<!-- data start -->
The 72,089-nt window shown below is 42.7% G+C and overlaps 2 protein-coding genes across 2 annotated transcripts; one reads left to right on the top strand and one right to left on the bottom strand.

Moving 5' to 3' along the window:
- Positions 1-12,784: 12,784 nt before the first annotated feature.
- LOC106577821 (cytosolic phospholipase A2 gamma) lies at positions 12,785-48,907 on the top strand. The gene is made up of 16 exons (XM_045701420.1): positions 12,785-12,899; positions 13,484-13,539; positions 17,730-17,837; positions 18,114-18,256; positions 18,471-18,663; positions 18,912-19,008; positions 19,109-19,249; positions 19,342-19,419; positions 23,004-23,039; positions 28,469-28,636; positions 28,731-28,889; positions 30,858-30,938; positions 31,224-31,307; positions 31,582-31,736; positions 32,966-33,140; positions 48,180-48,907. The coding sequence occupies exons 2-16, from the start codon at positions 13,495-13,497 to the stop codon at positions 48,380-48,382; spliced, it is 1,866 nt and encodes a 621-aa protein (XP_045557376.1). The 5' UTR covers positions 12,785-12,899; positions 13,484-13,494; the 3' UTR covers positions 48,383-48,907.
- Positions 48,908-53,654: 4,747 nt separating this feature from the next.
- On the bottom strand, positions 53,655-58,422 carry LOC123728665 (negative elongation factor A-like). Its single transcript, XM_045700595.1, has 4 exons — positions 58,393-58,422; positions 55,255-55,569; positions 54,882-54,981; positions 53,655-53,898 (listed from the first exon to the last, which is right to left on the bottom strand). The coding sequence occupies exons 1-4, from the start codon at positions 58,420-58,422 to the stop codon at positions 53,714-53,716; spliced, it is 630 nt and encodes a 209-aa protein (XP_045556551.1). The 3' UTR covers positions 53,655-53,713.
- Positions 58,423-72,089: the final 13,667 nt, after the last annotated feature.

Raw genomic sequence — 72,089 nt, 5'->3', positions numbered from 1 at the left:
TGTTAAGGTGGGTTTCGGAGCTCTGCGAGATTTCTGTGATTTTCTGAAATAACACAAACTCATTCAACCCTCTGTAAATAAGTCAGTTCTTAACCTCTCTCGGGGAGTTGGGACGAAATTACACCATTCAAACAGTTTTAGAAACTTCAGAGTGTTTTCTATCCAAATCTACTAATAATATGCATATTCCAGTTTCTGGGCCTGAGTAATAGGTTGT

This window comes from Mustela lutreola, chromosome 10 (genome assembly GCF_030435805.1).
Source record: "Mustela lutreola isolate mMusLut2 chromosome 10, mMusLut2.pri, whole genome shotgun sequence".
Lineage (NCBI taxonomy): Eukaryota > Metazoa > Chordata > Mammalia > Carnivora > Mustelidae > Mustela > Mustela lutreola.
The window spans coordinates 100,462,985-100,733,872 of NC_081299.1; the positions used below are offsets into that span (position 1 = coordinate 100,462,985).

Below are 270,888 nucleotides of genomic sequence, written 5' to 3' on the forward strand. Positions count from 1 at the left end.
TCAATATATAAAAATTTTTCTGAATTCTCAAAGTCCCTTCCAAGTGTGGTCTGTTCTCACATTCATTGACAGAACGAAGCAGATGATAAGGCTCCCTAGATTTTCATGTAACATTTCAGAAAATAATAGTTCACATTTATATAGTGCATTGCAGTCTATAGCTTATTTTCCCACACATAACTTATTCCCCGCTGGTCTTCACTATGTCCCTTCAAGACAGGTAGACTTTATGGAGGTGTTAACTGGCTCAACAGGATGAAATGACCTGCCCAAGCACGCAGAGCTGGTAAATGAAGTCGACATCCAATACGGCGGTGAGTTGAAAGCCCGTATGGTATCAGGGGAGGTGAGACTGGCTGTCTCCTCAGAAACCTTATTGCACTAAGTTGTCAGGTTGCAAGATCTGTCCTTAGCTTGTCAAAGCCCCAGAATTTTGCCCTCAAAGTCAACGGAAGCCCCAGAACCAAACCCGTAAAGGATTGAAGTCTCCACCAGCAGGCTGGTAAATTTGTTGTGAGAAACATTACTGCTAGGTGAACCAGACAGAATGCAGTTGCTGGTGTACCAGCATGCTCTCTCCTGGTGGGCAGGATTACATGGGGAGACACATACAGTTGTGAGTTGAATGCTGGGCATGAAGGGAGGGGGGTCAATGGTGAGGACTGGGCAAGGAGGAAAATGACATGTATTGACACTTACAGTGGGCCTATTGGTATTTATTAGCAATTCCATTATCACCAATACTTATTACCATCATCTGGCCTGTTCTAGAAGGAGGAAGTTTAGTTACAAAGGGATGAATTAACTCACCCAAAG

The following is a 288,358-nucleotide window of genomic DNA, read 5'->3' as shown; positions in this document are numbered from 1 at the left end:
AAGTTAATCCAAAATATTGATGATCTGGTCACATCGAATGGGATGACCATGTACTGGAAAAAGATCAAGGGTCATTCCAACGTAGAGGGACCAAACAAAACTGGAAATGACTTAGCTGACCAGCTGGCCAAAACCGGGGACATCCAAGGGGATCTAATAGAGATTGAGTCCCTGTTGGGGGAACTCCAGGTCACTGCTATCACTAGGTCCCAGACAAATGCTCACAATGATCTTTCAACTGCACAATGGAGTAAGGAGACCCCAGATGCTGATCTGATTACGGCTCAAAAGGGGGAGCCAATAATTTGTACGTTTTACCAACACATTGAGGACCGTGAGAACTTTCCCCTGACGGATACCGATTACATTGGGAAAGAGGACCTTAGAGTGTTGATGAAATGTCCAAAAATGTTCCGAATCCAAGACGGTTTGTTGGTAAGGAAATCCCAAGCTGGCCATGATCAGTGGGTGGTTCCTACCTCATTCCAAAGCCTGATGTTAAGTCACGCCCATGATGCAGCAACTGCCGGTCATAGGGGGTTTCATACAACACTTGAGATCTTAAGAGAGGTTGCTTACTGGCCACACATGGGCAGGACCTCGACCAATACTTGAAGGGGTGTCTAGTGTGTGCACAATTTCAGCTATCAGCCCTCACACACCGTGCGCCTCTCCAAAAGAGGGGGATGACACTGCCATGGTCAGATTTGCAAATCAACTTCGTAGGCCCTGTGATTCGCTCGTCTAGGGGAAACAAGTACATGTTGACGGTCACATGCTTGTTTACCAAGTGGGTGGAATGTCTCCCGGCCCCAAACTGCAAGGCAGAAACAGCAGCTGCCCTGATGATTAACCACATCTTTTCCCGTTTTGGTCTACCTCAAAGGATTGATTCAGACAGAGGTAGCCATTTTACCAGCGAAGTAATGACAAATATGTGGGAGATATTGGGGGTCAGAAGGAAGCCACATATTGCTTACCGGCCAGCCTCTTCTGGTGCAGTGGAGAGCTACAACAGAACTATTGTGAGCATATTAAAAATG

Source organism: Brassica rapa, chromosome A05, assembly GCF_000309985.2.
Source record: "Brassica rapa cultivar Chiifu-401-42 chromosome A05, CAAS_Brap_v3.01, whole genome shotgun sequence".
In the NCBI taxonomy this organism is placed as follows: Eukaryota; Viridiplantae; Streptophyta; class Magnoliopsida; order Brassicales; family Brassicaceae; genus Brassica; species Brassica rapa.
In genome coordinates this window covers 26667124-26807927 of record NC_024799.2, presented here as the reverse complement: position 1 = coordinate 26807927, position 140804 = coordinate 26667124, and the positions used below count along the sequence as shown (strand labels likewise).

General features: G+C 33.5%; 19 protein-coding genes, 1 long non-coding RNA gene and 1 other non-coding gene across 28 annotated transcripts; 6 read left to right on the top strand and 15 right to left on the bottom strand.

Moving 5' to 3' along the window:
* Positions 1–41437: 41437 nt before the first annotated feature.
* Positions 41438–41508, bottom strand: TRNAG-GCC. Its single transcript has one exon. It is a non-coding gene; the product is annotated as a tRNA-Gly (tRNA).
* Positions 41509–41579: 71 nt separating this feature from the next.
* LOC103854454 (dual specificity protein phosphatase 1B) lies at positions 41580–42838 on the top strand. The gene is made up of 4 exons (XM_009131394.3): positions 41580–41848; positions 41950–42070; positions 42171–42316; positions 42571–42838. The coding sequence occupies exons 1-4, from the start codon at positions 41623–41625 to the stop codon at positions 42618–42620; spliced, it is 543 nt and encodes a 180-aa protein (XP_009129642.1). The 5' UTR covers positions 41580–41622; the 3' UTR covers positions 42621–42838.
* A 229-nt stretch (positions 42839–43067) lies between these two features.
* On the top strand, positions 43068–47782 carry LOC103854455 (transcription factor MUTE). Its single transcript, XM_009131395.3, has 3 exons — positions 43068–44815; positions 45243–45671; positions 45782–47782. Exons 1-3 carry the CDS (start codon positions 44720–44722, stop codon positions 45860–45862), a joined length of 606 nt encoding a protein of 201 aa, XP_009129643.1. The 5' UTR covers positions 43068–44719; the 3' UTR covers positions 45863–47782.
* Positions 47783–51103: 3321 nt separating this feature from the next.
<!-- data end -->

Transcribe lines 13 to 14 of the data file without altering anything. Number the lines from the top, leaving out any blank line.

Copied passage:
The window spans coordinates 100,462,985-100,733,872 of NC_081299.1; the positions used below are offsets into that span (position 1 = coordinate 100,462,985).

Below are 270,888 nucleotides of genomic sequence, written 5' to 3' on the forward strand. Positions count from 1 at the left end.